David Sorensen, who for two years has been the most high-profile legislative staffer in Maine, is leaving his post as communications director for the House Republican Office.
Sorensen had taken a leave of absence from the State House to be spokesman for the Maine GOP during this year’s election, which resulted in sweeping wins for Republicans, who won the governorship, 2nd Congressional District and a new majority in the Maine Senate.
Sorensen confirmed Thursday that he won’t be returning to the House Republicans this year. He said he’s leaving the job because he’s received several other offers, both in and out of Maine, since the election. He demurred, however, on what those offers are.
“Whatever I do, I want to help get the conservative message out, help Republicans win and help reform government,” he said.
Sorensen, a recent graduate of the University of Maine School of Law, began his work with the House GOP in November 2011, as a policy aide. In July 2012, he became the caucus’ new communications director. It was his job to coordinate and promote the message and agenda of the incoming caucus, led by House Minority Leader Ken Fredette of Newport.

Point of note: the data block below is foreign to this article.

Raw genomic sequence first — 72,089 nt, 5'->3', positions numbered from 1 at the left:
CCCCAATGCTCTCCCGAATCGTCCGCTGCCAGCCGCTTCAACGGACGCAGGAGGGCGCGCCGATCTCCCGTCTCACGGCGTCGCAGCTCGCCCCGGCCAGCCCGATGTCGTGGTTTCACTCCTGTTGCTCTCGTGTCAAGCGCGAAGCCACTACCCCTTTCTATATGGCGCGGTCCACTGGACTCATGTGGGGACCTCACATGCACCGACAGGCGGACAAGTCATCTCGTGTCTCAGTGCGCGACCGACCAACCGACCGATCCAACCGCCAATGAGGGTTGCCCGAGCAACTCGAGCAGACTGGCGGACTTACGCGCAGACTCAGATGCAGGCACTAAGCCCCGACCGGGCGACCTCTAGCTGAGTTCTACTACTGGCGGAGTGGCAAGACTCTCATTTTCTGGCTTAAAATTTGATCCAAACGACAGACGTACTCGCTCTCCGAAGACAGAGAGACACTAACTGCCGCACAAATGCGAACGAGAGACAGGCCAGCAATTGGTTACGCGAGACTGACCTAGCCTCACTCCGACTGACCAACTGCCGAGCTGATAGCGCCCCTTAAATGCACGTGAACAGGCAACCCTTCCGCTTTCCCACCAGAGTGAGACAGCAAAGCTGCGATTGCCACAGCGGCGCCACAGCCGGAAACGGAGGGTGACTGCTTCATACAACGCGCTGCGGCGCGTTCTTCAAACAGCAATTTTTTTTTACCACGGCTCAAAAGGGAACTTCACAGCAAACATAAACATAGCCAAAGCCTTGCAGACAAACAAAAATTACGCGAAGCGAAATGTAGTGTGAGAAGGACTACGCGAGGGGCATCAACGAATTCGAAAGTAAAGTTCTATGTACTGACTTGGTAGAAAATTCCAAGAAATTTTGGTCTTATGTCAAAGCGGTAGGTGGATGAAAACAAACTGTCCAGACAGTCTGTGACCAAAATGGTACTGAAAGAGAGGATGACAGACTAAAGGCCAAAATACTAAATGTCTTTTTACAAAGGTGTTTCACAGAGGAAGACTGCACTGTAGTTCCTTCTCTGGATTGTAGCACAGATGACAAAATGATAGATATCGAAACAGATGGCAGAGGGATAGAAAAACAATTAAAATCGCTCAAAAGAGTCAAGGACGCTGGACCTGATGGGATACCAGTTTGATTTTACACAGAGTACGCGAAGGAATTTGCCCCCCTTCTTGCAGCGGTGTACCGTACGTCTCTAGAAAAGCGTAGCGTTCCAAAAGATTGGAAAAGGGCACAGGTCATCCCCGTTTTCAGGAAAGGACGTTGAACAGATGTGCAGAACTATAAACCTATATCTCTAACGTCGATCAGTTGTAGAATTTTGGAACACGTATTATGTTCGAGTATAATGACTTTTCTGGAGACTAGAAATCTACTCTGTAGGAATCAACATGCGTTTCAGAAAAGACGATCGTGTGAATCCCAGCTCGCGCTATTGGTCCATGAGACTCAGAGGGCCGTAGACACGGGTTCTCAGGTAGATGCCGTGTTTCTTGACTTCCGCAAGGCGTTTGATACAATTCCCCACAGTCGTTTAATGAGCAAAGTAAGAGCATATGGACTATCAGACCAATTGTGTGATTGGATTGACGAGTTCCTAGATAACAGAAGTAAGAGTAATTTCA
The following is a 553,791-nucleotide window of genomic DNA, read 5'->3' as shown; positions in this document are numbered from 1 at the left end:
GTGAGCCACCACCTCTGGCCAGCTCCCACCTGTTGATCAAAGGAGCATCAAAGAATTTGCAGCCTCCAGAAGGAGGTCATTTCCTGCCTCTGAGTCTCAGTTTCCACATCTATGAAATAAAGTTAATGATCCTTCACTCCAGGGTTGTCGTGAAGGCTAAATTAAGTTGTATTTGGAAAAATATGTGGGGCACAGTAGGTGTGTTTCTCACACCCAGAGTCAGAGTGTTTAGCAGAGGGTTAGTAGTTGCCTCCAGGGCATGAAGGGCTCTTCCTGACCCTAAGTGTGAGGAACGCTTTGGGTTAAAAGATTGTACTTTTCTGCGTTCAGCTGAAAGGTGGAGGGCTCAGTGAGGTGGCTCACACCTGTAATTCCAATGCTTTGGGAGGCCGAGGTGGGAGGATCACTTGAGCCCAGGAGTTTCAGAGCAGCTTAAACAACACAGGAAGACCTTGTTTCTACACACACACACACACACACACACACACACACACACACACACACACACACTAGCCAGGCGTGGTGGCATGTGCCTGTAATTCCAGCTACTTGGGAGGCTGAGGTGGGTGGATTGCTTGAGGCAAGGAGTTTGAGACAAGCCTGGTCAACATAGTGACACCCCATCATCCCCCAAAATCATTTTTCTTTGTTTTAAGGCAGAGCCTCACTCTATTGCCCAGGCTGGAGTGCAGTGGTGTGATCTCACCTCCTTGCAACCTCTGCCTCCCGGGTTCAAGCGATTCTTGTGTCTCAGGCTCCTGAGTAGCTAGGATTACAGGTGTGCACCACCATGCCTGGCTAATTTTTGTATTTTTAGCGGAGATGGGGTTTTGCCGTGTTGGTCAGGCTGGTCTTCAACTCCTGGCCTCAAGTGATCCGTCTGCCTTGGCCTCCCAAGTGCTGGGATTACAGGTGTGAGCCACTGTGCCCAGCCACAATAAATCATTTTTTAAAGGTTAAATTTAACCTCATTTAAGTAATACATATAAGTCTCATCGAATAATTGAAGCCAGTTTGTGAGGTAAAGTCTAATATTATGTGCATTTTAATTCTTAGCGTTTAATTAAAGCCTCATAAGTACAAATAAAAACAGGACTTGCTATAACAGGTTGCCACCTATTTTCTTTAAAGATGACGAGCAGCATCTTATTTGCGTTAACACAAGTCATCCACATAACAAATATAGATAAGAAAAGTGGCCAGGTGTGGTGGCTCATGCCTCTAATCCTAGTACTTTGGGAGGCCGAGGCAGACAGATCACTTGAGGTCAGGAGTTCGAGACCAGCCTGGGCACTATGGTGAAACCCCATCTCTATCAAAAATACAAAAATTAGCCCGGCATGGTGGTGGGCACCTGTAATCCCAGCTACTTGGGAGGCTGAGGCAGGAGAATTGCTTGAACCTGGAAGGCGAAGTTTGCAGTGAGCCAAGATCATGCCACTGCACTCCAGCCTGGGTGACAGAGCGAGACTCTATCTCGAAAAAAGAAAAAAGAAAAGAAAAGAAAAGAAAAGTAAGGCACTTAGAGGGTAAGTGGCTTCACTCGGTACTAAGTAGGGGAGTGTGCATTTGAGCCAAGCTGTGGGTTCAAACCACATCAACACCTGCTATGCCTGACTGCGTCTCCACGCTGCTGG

One of Sorensen’s key tasks was to work with the media, with whom he was an aggressive, relentless advocate for conservative ideals and policies.
Sorensen approached the job with verve. Communications directors will often move in the background — facilitating media access to their bosses, crafting news releases and writing speeches. Sorensen, though, regularly assumed the role not only as spokesman for Fredette and his caucus, but as the face and voice of conservative values and ideas in the State House — a warrior for the GOP, as well as its most staunch defender.
Nowhere was this more evident than online, where Sorensen enthusiastically sparred via social media with liberal activists and pundits about welfare reform, Medicaid expansion, tax policy and campaign strategy.
On Thursday, the outgoing Sorensen said that while a modern communications director should be “aggressive, creative and relentless,” he never sought the spotlight for himself.
“When I was there, all I did was try to advance Ken Fredette’s agenda,” he said. “I think we were successful at that.”
Sorensen’s last day with the Maine GOP was Friday, Nov. 7.